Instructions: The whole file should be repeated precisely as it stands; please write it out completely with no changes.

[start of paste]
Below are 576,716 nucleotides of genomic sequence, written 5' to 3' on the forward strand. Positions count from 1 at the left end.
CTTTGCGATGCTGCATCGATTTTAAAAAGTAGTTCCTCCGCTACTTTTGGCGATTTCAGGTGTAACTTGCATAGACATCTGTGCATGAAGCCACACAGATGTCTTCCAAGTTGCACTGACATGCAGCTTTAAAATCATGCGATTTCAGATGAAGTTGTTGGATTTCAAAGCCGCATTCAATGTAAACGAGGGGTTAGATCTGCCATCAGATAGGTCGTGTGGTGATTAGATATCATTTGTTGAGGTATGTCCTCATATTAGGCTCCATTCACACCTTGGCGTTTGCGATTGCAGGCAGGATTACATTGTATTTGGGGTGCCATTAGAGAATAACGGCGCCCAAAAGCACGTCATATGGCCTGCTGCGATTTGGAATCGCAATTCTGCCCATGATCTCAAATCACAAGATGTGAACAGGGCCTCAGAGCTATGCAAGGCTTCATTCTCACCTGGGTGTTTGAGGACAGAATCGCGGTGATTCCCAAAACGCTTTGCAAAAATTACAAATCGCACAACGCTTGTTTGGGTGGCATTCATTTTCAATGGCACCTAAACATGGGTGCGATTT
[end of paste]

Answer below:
Below are 576,716 nucleotides of genomic sequence, written 5' to 3' on the forward strand. Positions count from 1 at the left end.
CTTTGCGATGCTGCATCGATTTTAAAAAGTAGTTCCTCCGCTACTTTTGGCGATTTCAGGTGTAACTTGCATAGACATCTGTGCATGAAGCCACACAGATGTCTTCCAAGTTGCACTGACATGCAGCTTTAAAATCATGCGATTTCAGATGAAGTTGTTGGATTTCAAAGCCGCATTCAATGTAAACGAGGGGTTAGATCTGCCATCAGATAGGTCGTGTGGTGATTAGATATCATTTGTTGAGGTATGTCCTCATATTAGGCTCCATTCACACCTTGGCGTTTGCGATTGCAGGCAGGATTACATTGTATTTGGGGTGCCATTAGAGAATAACGGCGCCCAAAAGCACGTCATATGGCCTGCTGCGATTTGGAATCGCAATTCTGCCCATGATCTCAAATCACAAGATGTGAACAGGGCCTCAGAGCTATGCAAGGCTTCATTCTCACCTGGGTGTTTGAGGACAGAATCGCGGTGATTCCCAAAACGCTTTGCAAAAATTACAAATCGCACAACGCTTGTTTGGGTGGCATTCATTTTCAATGGCACCTAAACATGGGTGCGATTT